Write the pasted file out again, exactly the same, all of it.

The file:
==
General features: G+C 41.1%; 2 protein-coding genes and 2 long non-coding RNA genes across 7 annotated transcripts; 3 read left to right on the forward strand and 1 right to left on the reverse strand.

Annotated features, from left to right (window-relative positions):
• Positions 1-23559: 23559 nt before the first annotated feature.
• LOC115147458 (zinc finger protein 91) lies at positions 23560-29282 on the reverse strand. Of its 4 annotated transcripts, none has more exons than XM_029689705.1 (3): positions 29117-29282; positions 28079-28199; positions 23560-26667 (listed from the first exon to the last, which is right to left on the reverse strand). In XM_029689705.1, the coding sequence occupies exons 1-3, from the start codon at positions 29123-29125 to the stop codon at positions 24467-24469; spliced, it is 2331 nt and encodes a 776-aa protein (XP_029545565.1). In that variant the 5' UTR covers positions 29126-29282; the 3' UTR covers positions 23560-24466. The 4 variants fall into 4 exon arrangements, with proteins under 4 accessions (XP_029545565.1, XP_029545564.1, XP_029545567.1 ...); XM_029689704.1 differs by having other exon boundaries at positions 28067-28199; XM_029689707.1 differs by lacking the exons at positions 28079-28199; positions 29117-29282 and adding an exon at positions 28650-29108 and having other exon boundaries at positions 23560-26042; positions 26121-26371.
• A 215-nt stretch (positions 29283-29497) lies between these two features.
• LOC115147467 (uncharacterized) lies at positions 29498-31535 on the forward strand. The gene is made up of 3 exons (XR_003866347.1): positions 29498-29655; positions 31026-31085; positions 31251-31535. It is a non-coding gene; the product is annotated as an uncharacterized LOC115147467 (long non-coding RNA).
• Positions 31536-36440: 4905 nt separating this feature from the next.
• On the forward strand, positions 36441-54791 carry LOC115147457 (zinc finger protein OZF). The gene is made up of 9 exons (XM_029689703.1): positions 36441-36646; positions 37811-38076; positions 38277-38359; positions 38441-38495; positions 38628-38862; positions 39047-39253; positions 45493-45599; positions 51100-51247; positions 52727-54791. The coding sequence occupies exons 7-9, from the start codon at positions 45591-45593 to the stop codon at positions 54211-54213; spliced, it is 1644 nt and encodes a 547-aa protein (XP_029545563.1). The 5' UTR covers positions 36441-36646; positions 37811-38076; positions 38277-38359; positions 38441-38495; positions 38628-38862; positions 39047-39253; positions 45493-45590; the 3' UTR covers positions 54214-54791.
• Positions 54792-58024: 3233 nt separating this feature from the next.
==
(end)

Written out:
General features: G+C 41.1%; 2 protein-coding genes and 2 long non-coding RNA genes across 7 annotated transcripts; 3 read left to right on the forward strand and 1 right to left on the reverse strand.

Annotated features, from left to right (window-relative positions):
• Positions 1-23559: 23559 nt before the first annotated feature.
• LOC115147458 (zinc finger protein 91) lies at positions 23560-29282 on the reverse strand. Of its 4 annotated transcripts, none has more exons than XM_029689705.1 (3): positions 29117-29282; positions 28079-28199; positions 23560-26667 (listed from the first exon to the last, which is right to left on the reverse strand). In XM_029689705.1, the coding sequence occupies exons 1-3, from the start codon at positions 29123-29125 to the stop codon at positions 24467-24469; spliced, it is 2331 nt and encodes a 776-aa protein (XP_029545565.1). In that variant the 5' UTR covers positions 29126-29282; the 3' UTR covers positions 23560-24466. The 4 variants fall into 4 exon arrangements, with proteins under 4 accessions (XP_029545565.1, XP_029545564.1, XP_029545567.1 ...); XM_029689704.1 differs by having other exon boundaries at positions 28067-28199; XM_029689707.1 differs by lacking the exons at positions 28079-28199; positions 29117-29282 and adding an exon at positions 28650-29108 and having other exon boundaries at positions 23560-26042; positions 26121-26371.
• A 215-nt stretch (positions 29283-29497) lies between these two features.
• LOC115147467 (uncharacterized) lies at positions 29498-31535 on the forward strand. The gene is made up of 3 exons (XR_003866347.1): positions 29498-29655; positions 31026-31085; positions 31251-31535. It is a non-coding gene; the product is annotated as an uncharacterized LOC115147467 (long non-coding RNA).
• Positions 31536-36440: 4905 nt separating this feature from the next.
• On the forward strand, positions 36441-54791 carry LOC115147457 (zinc finger protein OZF). The gene is made up of 9 exons (XM_029689703.1): positions 36441-36646; positions 37811-38076; positions 38277-38359; positions 38441-38495; positions 38628-38862; positions 39047-39253; positions 45493-45599; positions 51100-51247; positions 52727-54791. The coding sequence occupies exons 7-9, from the start codon at positions 45591-45593 to the stop codon at positions 54211-54213; spliced, it is 1644 nt and encodes a 547-aa protein (XP_029545563.1). The 5' UTR covers positions 36441-36646; positions 37811-38076; positions 38277-38359; positions 38441-38495; positions 38628-38862; positions 39047-39253; positions 45493-45590; the 3' UTR covers positions 54214-54791.
• Positions 54792-58024: 3233 nt separating this feature from the next.